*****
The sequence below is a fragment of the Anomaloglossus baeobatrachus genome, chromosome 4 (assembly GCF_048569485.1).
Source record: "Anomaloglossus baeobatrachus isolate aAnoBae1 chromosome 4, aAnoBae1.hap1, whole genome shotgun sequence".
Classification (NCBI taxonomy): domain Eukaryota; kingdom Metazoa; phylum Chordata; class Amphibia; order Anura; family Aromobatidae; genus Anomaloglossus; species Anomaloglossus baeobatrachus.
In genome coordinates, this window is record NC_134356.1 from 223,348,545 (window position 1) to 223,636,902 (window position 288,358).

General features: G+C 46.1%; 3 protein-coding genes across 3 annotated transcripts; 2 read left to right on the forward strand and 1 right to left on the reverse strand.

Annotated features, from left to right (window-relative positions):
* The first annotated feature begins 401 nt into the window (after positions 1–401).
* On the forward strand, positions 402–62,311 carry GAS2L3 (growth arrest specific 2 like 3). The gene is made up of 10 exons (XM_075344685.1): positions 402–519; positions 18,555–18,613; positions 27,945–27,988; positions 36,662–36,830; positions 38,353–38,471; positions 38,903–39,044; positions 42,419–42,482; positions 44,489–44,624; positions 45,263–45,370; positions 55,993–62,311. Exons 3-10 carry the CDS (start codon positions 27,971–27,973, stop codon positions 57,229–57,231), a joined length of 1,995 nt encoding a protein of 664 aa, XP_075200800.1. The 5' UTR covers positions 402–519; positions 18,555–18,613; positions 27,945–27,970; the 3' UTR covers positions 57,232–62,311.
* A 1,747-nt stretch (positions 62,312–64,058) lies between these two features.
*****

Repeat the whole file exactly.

The sequence below is a fragment of the Anomaloglossus baeobatrachus genome, chromosome 4 (assembly GCF_048569485.1).
Source record: "Anomaloglossus baeobatrachus isolate aAnoBae1 chromosome 4, aAnoBae1.hap1, whole genome shotgun sequence".
Classification (NCBI taxonomy): domain Eukaryota; kingdom Metazoa; phylum Chordata; class Amphibia; order Anura; family Aromobatidae; genus Anomaloglossus; species Anomaloglossus baeobatrachus.
In genome coordinates, this window is record NC_134356.1 from 223,348,545 (window position 1) to 223,636,902 (window position 288,358).

General features: G+C 46.1%; 3 protein-coding genes across 3 annotated transcripts; 2 read left to right on the forward strand and 1 right to left on the reverse strand.

Annotated features, from left to right (window-relative positions):
* The first annotated feature begins 401 nt into the window (after positions 1–401).
* On the forward strand, positions 402–62,311 carry GAS2L3 (growth arrest specific 2 like 3). The gene is made up of 10 exons (XM_075344685.1): positions 402–519; positions 18,555–18,613; positions 27,945–27,988; positions 36,662–36,830; positions 38,353–38,471; positions 38,903–39,044; positions 42,419–42,482; positions 44,489–44,624; positions 45,263–45,370; positions 55,993–62,311. Exons 3-10 carry the CDS (start codon positions 27,971–27,973, stop codon positions 57,229–57,231), a joined length of 1,995 nt encoding a protein of 664 aa, XP_075200800.1. The 5' UTR covers positions 402–519; positions 18,555–18,613; positions 27,945–27,970; the 3' UTR covers positions 57,232–62,311.
* A 1,747-nt stretch (positions 62,312–64,058) lies between these two features.